Holliday Grainger, 26, wowed audiences in  The Borgias and Great Expectations. Now she’s playing Max Irons’ love interest in The Riot Club.

Congratulations, you’re one of the most likeable characters in The Riot Club.

Yeah, mind you, I don’t think it’s that hard. There was a scene in a pub that was a hard scene to shoot. We tried to find the point when it turns from a bunch of guys being bloody rude to her feeling quite sexually threatened.

What do you think is the message of the film?

I think it’s about social injustice. What these boys do is almost forgivable when you look at them as just young lads who have taken a lot of alcohol and drugs, and things spiral out of control. But it’s what they do mixed with their political viewpoint. That’s what’s quite scary, when you think that this is a privileged class of boys pushing each other into positions of power. If they’re in the position of ruling an entire country, how are they going to have empathy with a different class?

Have you ever been a member of a club?

I was a temporary member of a private members’ club when I was at the Donmar Warehouse for a few months and I’m a gym club member. How boring!

Do you go to the gym a lot?

I never bloody go! It’s a complete waste of money! I used to go swimming before school. I was disgustingly motivated back then but for the last year, I haven’t actually used it. I enjoy jogging. I’ve got quite addicted to jogging.

Any other addictions?

Not that I can tell you about, darling!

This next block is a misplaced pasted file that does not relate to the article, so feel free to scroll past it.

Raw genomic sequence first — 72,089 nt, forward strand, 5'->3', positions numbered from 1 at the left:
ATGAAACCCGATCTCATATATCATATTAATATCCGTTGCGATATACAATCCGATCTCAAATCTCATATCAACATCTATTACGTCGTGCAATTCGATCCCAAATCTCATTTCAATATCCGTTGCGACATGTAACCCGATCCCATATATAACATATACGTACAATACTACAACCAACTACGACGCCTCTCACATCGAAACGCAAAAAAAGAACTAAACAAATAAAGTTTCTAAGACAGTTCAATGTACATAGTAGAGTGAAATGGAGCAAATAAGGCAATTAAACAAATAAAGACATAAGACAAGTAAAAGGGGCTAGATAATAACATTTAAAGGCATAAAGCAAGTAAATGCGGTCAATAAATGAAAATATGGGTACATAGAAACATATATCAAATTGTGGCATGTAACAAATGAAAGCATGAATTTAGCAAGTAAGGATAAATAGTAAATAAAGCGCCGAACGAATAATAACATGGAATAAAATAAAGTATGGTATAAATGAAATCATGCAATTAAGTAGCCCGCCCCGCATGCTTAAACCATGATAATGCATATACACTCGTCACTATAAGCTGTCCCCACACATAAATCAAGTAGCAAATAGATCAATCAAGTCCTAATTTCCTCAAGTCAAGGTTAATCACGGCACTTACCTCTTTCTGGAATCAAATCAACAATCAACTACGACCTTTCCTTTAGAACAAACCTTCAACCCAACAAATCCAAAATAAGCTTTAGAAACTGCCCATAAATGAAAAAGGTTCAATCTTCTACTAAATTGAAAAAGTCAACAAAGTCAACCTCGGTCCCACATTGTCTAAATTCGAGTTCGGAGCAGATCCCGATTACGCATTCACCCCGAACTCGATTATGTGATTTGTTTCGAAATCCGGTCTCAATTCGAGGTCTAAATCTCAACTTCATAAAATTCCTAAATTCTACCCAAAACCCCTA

Did you hang out with the boys during the shoot?

Not really. It was necessary for them to feel a sense of camaraderie. They’d be chatting in the back of the car about what they were doing at the weekend and they were like: ‘Oh, do you want to come?’ And it’s like: ‘It’s OK, guys, this is some process you need to go through as a group for this movie.’ But bless them, it worked. They’re a group of peers who all probably go up for the same parts but there was no sense of testosterone or competition. They could not be more polar opposites from the guys they were playing, they are so sensitive, they’re lovely.

How was working with Max Irons?

Max is lovely, we got on really well and we work well together.

You have great chemistry with him in the film.

It’s not hard. You just have to have rather sparkly eyes!

When did you last laugh really hard?

I laughed so hard my belly hurt after a whole day of press. I couldn’t formulate my words over the phone to my mate, the phone call just descended into ten minutes of me going BLLLLWWWW! [blows a raspberry] and for some reason it’s that very childish toilet humour – literally talking s***. It’s like your tongue needs a warm down, it sends you slightly psychotic when you’ve been on the same thing all day so hysteria comes out.

What do you get up to when you go out with your mates?

Usually it involves going out for dinner and going back to someone’s house and sitting on the floor drinking wine, listening to music, more wine and no one ever sits on the sofa.

What gets you excited?